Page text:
prospect of his own murder like a curious afterthought, or even with the
way he reacts to the Shawn’s fights in the film).
Lesser actors would have chewed up the scenery to egregious levels,
but Howard provides a textbook example here of restraint and focus.
Howard is so rock solid that
he, ironically enough, underscores the film’s other weaknesses.
Channing Tatum (a former model turned actor) looks suitably beefy
for his role and does an adequate job of underplaying his part. The real problem with Tatum’s casting is that he looks far
too good to be taking seriously as a downtrodden and penniless homeless
Moreover, he lacks charisma with his overall performance (one-note
brooding and pouting, which Tatum does here to the max, is not enough to
craft a fully realized performance), not to mention that he seems
awkward as to whether to play Shawn as a tough and dexterous lethal weapon
or as a delicate Southern gentleman with noble intentions.
The character of Shawn emerges as a distraction in the film: if you
don’t fully buy into his role and develop a rooting interest for him,
then the film is lost. Tatum’s disruptively one note, banal, and stilted
performance holds back the film back.
Beyond that, but there is not
one compelling, surprising, or intriguing development in this entire
screenplay. The fights are stylish and pack a respectable wallop, but are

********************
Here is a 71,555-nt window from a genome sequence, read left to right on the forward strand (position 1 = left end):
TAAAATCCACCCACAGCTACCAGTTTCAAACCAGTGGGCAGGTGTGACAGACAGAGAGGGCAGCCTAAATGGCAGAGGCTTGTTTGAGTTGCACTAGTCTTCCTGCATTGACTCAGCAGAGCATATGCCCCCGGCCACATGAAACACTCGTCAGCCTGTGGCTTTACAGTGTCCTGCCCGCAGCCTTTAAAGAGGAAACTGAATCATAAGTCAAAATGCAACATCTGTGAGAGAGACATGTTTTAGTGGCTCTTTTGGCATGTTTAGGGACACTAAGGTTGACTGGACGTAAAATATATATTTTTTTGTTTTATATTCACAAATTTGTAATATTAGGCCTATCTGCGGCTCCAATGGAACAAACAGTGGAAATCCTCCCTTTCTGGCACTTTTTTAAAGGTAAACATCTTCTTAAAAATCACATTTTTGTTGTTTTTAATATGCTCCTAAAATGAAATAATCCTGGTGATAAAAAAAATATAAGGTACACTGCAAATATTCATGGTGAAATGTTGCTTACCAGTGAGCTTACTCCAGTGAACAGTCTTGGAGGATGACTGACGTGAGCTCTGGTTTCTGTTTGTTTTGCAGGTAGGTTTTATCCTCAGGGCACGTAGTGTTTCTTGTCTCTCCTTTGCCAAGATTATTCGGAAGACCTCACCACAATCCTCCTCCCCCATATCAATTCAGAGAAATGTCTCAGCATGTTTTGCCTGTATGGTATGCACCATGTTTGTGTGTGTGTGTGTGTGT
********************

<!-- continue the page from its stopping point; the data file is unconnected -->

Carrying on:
lamentably sanitized (this is
another pathetic example of a what could have been a decent R-rated action
flick being marginalized by the profit-motivation of a more audience and
age friendly PG-13 rating). The
final developments, which hastily introduce a shadowy figure from
Shawn’s past, are haphazardly developed and refined, and the love
interest angle – although sometimes tenderly realized – seems too perfunctory. I guess that
there are only so many thrills that can be derived from a film where
anyone with a level head can strategically predict where it’s going at
any give time.
FIGHTING has moments of subtle inspiration: Terrance Howard gives another dignified and wonderfully reined in performance (he’s always interesting to watch) and the film captures the little details of city life with a surprising sense of style. Ultimately, nothing can save FIGHTING from the impact of its dull, monotonous, and dramatically flaccid storyline: Sometimes it’s so serious it becomes unintentionally funny, whereas sometimes its so cheesy and mindless that it’s impossible to take it too seriously. There is certain level of modest ambition to FIGHTING (on a positive, it’s not really trying to be just another tedious exercise in non-stop fisticuffs and violence: it tries to impart a coarse and grimy reality to New Yorker life in the proceedings while also trying to create small moments of real introspection between various characters). In the end, FIGHTING becomes almost as innocuous as its title and instead of either fully embracing its cheaply exploitative roots or becoming a thoughtful and searing human drama it becomes a film that seems a bit lost within itself. For a film with initial promise, this one taps out too early and easily for a strong recommendation on my part.